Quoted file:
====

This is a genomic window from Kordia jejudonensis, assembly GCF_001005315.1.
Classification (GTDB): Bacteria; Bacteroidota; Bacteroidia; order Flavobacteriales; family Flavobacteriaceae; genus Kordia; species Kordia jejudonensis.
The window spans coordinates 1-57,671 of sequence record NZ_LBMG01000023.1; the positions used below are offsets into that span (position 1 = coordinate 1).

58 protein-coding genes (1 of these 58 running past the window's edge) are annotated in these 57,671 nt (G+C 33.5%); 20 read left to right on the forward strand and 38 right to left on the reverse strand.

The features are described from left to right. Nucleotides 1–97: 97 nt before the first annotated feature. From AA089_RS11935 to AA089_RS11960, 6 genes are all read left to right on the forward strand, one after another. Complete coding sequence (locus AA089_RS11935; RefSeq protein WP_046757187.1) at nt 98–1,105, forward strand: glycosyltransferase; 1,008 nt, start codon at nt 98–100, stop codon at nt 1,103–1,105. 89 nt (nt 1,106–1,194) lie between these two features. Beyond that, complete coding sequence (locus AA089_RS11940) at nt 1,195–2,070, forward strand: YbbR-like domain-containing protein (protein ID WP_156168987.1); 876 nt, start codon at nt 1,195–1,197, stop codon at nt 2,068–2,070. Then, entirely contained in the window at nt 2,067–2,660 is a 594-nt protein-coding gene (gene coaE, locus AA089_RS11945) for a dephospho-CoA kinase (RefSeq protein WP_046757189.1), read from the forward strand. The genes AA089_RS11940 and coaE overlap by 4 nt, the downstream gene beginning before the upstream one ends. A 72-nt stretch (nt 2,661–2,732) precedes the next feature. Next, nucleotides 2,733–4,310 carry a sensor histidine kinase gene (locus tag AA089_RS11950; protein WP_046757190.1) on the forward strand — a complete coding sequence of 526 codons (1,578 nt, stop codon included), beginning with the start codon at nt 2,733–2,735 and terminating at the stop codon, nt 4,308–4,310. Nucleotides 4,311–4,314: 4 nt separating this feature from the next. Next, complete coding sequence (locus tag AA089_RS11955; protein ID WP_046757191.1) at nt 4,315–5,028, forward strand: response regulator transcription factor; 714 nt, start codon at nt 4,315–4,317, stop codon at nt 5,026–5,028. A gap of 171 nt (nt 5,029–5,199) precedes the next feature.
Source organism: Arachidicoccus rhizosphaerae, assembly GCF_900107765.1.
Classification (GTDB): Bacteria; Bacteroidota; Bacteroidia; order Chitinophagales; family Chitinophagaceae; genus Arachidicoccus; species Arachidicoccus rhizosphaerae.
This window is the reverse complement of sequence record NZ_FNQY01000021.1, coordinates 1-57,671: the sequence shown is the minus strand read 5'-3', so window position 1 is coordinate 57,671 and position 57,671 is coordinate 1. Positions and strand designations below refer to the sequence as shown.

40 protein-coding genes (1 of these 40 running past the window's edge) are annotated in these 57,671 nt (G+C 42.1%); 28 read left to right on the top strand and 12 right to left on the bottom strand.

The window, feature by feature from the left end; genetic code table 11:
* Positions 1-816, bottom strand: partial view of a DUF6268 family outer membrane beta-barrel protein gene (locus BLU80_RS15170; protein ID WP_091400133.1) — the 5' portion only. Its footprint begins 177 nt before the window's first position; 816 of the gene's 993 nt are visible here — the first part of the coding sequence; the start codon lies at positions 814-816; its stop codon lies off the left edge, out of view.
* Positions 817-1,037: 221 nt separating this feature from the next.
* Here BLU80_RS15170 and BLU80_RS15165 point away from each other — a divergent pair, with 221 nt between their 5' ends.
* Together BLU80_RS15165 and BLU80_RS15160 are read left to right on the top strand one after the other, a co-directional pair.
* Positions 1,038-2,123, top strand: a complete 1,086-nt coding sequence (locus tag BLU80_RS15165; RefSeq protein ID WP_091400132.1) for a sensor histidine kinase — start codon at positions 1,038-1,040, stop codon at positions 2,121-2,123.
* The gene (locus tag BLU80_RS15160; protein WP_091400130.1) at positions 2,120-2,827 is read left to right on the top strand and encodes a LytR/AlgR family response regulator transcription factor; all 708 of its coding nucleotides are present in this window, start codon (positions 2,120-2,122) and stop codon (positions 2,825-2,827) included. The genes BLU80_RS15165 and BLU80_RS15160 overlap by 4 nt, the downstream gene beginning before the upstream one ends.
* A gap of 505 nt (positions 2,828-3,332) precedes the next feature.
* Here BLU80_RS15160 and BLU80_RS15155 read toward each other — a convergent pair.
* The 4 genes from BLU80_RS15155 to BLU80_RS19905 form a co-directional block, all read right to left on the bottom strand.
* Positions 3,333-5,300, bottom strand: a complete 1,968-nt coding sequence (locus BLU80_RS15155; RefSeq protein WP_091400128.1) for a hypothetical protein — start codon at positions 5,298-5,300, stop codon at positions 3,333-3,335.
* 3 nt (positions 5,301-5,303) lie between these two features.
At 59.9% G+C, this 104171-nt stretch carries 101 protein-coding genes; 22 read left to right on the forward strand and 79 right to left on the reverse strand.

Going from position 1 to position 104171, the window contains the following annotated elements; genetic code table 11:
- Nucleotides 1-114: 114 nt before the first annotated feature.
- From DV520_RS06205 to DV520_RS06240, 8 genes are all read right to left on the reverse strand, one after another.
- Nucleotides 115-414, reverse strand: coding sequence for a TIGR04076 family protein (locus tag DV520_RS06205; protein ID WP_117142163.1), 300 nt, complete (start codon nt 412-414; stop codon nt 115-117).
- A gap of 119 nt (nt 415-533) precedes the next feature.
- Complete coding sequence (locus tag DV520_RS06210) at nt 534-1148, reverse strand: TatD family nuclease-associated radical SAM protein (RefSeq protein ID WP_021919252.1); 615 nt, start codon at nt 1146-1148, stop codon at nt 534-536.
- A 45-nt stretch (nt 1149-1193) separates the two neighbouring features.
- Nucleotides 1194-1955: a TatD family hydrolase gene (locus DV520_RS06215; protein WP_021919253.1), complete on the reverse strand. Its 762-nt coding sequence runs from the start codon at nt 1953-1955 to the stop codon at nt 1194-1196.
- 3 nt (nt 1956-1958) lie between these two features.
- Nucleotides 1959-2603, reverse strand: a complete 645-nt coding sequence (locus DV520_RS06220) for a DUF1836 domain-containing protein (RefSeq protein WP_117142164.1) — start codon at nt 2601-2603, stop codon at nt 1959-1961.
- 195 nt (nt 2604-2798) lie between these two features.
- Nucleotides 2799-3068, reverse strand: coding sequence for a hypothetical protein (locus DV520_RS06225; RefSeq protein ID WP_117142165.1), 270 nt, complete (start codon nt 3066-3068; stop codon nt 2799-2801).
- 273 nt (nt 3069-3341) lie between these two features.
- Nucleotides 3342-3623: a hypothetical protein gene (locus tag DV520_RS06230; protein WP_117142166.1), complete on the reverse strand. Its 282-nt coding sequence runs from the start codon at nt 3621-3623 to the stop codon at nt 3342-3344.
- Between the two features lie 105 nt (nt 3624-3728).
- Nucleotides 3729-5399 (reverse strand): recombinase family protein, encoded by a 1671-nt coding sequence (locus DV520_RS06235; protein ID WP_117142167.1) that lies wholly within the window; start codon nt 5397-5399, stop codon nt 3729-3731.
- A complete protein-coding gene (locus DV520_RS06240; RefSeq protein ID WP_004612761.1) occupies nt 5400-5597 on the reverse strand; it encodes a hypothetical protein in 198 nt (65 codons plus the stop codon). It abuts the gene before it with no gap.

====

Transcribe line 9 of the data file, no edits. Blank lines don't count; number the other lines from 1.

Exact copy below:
40 protein-coding genes (1 of these 40 running past the window's edge) are annotated in these 57,671 nt (G+C 42.1%); 28 read left to right on the top strand and 12 right to left on the bottom strand.